(Once a month through 2012, CCLaP staff writer Karl Wolff is examining the question of what it means to "be human" through a diverse series of books, movies and television shows. For all the essays in this series, please click here.)
Venus in Furs, by Leopold von Sacher-Masoch
Review by Karl Wolff
"Shiny, shiny, shiny boots of leather/Whiplash girlchild in the dark/Comes in bells, your servant, don't forsake him/Strike, dear mistress, and cure his heart." The Velvet Underground performed "Venus in Furs" in their 1967 self-titled album. The song was about the novel of the same name, written in 1870 by an Austrian history professor named Leopold von Sacher-Masoch. Many more people have heard of the psychological condition than read his book, although this might change with the popularity of Fifty Shades of Grey. Venus in Furs is a literary ur-text, a book that establishes a genre and its conventions. (The Lord of the Rings is an ur-text of the epic fantasy genre.)
Masoch's name is forever linked with another erotic philosopher, the Marquis de Sade. The nineteenth century German sexologist Richard von Krafft-Ebing linked the two writers together when he used the term sadomasochism to describe a particular sexual peculiarity involving pain and power. Krafft-Ebing wrote Psychopathia Sexualis in 1886 and inventories over 200 case studies. This work is the reason people lump together Masoch's work with Sade's, despite each author espousing radically different philosophies and writing styles. Masoch's style is more symbolic and impressionistic, lacking the verbal crudity and explicitness of Sade.
Venus in Furs is the story of a man named Severin and his desire to become the slave of Wanda. Masoch planned the novel as part of a larger work called The Legacy of Cain. (Unlike the works of Sade, most of Masoch's works have not been translated.) In a book length essay entitled Masoch: Coldness and Cruelty, French philosopher Gilles Deleuze explains how masochistic fantasies occur throughout Masoch's work, but these scenes were linked to ethnic rituals and patriotic sentiment. Masoch lived in the Austro-Hungarian Empire, a multiethnic monarchy that had been ruled by the Hapsburg dynasty since the sixteenth century. In his other works, Masoch wrote about the empire's various ethnic minorities.
The central narrative is what makes people uncomfortable. Not only does Severin reduce himself to the status of slave, but also he does so willfully. The term slavery should be properly qualified in this context. In the world of Venus in Furs and in the BDSM community at large, slaves and masters are roles. Temporary and theatrical, Severin makes him a slave through her signing a contract. Unlike the torture porn of Fifty Shades of Grey, which exists more within the Sadean universe, Severin and Wanda create ritualized tablueas. Deleuze relates how these scenes have the frozen quality of photography, then a burgeoning technology.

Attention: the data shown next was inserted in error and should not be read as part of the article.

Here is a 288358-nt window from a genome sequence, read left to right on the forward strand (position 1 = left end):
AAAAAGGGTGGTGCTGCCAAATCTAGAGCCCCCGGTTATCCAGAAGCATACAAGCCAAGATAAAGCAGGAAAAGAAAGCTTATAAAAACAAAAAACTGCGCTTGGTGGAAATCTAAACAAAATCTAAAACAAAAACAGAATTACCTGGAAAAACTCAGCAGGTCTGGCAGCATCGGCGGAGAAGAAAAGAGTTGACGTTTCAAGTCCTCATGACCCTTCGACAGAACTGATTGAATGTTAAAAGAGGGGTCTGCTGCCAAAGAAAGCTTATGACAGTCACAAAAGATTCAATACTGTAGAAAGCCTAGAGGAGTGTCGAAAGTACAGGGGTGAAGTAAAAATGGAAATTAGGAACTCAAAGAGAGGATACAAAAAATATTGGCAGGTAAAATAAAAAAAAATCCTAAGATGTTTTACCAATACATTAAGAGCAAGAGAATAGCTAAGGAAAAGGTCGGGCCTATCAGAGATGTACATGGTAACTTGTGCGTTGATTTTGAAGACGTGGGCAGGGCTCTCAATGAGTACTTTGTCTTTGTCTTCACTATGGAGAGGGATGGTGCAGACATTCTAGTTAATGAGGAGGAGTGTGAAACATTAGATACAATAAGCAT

What is one to make of a situation where an individual willfully dehumanizes him or herself? It is a tricky subject, investigated by psychologists and literary theorists. However, unlike chattel slavery or international sex trafficking, these contractual situations have a definite termination. It is also another means for individuals to receive personal satisfaction. The discomfort comes when readers or self-righteous politicians feel the need to judge Severin's kinks. Just because his desire to be enslaved superficially resembles America's peculiar institution doesn't make it morally wrong like American slavery. In fact, connecting the two is both intellectually dishonest and inaccurate. (America's fetish for sexual regulation, repression, and oppression is causing enough heartache and hypocrisy this election cycle.)
So what does Venus in Furs tell us about being human? Masoch illustrates the linkages between power and desire. One should not prejudge the predilections of others, except where health and minors are concerned. Being human also means that some of our fellow beings don't automatically desire to be the dominant figure. Some, like Masoch, desire to be the subservient member of the scenario. But one shouldn't see this behavior as existing in a psychological vacuum, since Masoch tied his literary works with his commitment to championing the rights of ethnic minorities within the Austro-Hungarian empire. With Venus in Furs the personal is the political.
Read even more about Venus in Furs: Official site | Amazon | GoodReads | LibraryThing | Shelfari | Wikipedia
Coming October 19: The Trilogy by Samuel Beckett